They had tampered with the forbidden here, she driven by greed and an insatiable lust for power, and he, well, his motives weren’t entirely pure either, although he desired something other than power. He had never encountered such a woman, and already he found himself unable to resist her, enchanted by her passion, her unwavering intensity. And so together in the unending twilight of the sea glass caves, they had released something dark and twisted, unleashing a Fate that had intentions of its own, and it had made its will known, binding them together.  He was unable to think of anyone else, save her, and though they defied the Binding for many years and sought the company of others, they would always wind up in each others embrace once again.

It was a curse, she had said.

He now wondered, many years later, if she was right.

The portal had brought him home. His first thoughts were of her, and how they had left things…how he had left her. It had been one of the happiest times they had ever had together and he had ruined everything. The cost was a heavy price, of that he was certain. He did not know if she lived or died in the aftermath of the great disruption, the first portal to Helovia. The battle of gods and mortals. How foolish was he, to be caught up in the affairs of those he despised. He had awoken in another land, another dimension, wondering if he would ever see her again, but knowing in his heart that he would not and he had no one but himself to blame.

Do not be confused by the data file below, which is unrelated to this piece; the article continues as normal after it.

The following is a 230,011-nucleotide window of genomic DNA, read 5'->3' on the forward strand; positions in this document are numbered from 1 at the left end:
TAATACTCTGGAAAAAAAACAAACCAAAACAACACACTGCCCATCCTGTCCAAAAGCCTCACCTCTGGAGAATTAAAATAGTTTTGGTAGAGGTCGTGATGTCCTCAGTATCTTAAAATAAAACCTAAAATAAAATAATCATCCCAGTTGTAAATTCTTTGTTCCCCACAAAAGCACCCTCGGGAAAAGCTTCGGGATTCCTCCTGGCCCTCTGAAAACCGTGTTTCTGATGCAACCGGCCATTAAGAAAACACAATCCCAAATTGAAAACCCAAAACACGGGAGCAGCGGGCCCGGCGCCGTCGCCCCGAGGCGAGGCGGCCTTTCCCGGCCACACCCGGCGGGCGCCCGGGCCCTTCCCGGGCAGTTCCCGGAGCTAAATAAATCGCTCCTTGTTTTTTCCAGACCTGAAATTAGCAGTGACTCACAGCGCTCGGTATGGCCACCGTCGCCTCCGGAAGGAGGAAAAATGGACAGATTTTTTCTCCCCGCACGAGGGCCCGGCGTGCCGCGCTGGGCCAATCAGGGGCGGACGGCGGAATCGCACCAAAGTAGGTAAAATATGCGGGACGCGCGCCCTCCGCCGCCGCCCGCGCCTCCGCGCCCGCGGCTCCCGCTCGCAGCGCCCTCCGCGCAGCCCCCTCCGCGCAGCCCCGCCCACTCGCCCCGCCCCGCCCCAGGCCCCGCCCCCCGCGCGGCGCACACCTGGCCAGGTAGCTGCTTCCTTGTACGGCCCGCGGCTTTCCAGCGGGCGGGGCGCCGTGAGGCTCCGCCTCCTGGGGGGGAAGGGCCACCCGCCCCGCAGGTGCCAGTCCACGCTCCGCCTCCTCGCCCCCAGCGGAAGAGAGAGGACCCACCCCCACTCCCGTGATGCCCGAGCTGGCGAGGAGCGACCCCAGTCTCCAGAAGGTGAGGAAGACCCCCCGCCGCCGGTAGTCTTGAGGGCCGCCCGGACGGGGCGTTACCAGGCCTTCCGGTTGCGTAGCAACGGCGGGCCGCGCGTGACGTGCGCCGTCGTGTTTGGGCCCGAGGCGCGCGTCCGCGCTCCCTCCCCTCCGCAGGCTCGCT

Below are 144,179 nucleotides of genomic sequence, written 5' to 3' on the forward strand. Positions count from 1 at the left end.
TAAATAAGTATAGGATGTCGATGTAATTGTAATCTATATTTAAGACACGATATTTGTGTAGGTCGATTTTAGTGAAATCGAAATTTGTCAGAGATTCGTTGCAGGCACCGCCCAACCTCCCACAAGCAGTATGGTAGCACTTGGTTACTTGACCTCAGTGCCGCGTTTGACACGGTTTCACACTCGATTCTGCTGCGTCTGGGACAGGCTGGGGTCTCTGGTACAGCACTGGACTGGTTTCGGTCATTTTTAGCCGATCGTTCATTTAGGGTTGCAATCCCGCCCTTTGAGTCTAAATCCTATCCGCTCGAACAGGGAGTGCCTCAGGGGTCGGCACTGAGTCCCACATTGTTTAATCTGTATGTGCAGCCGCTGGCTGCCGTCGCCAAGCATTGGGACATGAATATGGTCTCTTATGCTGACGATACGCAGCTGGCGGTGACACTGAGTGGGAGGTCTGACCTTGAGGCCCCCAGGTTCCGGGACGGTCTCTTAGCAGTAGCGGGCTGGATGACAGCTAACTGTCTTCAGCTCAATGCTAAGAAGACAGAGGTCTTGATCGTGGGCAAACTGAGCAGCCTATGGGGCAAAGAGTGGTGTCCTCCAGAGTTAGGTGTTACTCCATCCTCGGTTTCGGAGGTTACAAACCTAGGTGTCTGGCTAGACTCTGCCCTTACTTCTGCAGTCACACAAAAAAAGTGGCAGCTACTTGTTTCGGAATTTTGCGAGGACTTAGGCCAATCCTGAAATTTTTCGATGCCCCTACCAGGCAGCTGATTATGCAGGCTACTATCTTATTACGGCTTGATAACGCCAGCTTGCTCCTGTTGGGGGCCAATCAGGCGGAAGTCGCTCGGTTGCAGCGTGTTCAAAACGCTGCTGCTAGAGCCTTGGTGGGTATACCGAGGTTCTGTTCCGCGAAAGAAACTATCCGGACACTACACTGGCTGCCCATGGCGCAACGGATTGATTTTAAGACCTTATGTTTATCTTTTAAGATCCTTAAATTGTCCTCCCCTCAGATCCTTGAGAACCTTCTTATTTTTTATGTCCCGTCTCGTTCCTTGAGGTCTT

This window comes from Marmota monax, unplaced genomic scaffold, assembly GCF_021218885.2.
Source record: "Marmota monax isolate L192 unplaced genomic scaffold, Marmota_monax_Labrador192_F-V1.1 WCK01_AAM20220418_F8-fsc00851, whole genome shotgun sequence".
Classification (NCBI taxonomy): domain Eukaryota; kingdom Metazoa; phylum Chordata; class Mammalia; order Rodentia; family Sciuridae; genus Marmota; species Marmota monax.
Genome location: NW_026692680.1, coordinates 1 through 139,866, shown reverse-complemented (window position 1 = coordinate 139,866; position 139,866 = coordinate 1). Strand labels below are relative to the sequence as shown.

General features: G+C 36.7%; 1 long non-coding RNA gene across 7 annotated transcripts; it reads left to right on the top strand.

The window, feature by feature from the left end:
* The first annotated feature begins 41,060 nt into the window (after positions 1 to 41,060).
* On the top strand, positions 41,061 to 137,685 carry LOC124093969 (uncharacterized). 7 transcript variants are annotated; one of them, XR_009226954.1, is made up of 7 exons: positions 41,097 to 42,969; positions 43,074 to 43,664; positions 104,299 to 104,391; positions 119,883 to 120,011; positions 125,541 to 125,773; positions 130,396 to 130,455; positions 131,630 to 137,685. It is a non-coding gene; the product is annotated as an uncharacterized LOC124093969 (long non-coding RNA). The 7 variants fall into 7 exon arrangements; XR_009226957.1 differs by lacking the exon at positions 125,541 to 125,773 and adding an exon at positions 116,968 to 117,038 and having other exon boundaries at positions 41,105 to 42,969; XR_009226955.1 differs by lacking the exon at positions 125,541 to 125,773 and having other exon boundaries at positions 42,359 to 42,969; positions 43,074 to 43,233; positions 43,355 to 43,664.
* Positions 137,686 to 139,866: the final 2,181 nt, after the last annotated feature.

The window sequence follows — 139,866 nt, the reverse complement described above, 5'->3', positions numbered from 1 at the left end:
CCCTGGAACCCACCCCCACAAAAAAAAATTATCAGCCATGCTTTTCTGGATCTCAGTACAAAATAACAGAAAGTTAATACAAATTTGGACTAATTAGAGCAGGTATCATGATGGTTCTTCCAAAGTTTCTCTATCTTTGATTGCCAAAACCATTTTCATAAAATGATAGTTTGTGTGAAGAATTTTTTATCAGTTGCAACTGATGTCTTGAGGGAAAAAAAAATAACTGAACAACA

And yet, he returned to their place. It was as if he visited a beautiful, fleeting memory preserved in time; he could almost feel dampness of the sea on her skin, smell the sage in her raven hair. But the corruption of the Rift had found its way here, tainting and staining everything in its wake. The sea glass shifting beneath his hooves seemed less vibrant, as if the darkness of the Rift had managed to leach what little light remained. Veins of shadow threaded through the crystal walls, and eerie, floating balls of light haunted the silent beach. The silence was as he remembered, the stillness, as if you could shatter the crystal with a mere whisper.

And then he saw her.

His breath caught in his throat, afraid that any sort of movement would shatter the illusion he saw before him. She wandered slowly across the beach, as if she had been waiting for him a long time. Her black cape trailed behind her like a veil of shadow, and her wings, raven black and glistening…and yet, something seemed…off. Her wandering seemed aimless and lost; she did not carry herself like the queen she had always thought herself to be. The woman he had known had never been without purpose—she was a creature of ambition, every waking moment spent planning, plotting, and every movement was precise with efficiency.